Case Studies | , ,

Spotlight: Lynchburg, Virginia, Reaches Functional Zero for Veteran Homelessness

  |  August 11, 2020

TIMELINE

  • October 2018: joined the Built for Zero movement
  • January 2019: reached quality data through their by-name list
  • September 2019: started weekly meetings, known as case conferencing, with all veteran service providers rather than having homeless veterans staffed at the larger case conferencing along with all homeless persons
  • February 2020: Lynchburg area reaches the functional zero threshold for veterans

Unlike many other communities, Lynchburg and the four surrounding counties, which form the Central Virginia Continuum of Care, did not have a local veteran homelessness provider. This posed challenges to understanding who was experiencing homelessness and what they needed to escape it.

“Veterans were flying under the radar,” said Sarah Quarantotto, Executive Director of Miriam’s House. “The community didn’t really know the extent of the issue, who was out there, and what the system was like for them.” 

Today, the community has become one of just 12 to reach functional zero for veteran homelessness. They know every veteran experiencing homelessness in their community by name and have a system to ensure veteran homelessness is rare overall and brief when it occurs. Reaching this milestone means that there are fewer veterans experiencing homelessness in their community than can be routinely housed within a month, which in their community is a threshold of three.

“Working with Built for Zero to get to functional zero helped shine a spotlight on veterans experiencing homelessness in our community,” said Sarah Quarantotto, Executive Director, Miriam’s House.

The community first reached the milestone in February 2020 and continued to hold it, even through the onset of COVID-19.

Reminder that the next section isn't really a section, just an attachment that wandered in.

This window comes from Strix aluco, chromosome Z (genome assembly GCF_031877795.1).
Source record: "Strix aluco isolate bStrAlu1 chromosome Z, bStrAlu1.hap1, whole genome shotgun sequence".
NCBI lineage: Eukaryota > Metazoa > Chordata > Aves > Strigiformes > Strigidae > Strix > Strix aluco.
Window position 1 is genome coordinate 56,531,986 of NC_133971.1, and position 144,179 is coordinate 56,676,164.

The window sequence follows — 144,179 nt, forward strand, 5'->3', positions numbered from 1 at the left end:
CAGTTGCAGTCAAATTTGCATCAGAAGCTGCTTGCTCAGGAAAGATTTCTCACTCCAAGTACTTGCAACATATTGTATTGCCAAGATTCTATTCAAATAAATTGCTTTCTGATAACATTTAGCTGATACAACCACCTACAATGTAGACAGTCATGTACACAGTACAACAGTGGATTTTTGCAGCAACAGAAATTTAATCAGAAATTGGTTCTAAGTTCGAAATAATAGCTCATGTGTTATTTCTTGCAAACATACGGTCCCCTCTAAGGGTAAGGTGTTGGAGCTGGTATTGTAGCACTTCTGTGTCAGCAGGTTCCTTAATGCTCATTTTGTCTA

“When COVID first hit, the perception was ‘Man, we’re not gonna hit our goal, we’re going to be over the threshold,’” Sarah Fuentes, Homeless System Coordinator, said. “But then we looked, and the numbers showed that they were still decreasing.”

Cities: 1

Counties: 4

Total Population: 261,214


USING DATA TO UNDERSTAND VETERAN HOMELESSNESS

The Lynchburg community’s journey to functional zero began with a priority on veterans and a more comprehensive understanding of all who were experiencing homelessness. In January 2019, veteran housing providers began to enter information about the people they were serving into a shared data system, known as the Homeless Management Information System (HMIS). 

“We really started to tighten up our understanding of who was homeless in the community and what needed to happen to get them into housing,” Fuentes said. “It was a game changer.”

Every week, since September 2019, you can find all key partners and agencies working together to end veteran homelessness, one person at a time. They use these case conferencing meetings, called their Veteran Huddle, to go through their by-name list, a real-time, person-specific list of every veteran experiencing homelessness in their geography. 

“With better communication, we’ve had an idea of who is out there and what the flow through the system is like,” Quarantotto said. “And honestly, we were initially surprised to see the numbers of veterans in our system — it was much higher than we had anticipated.”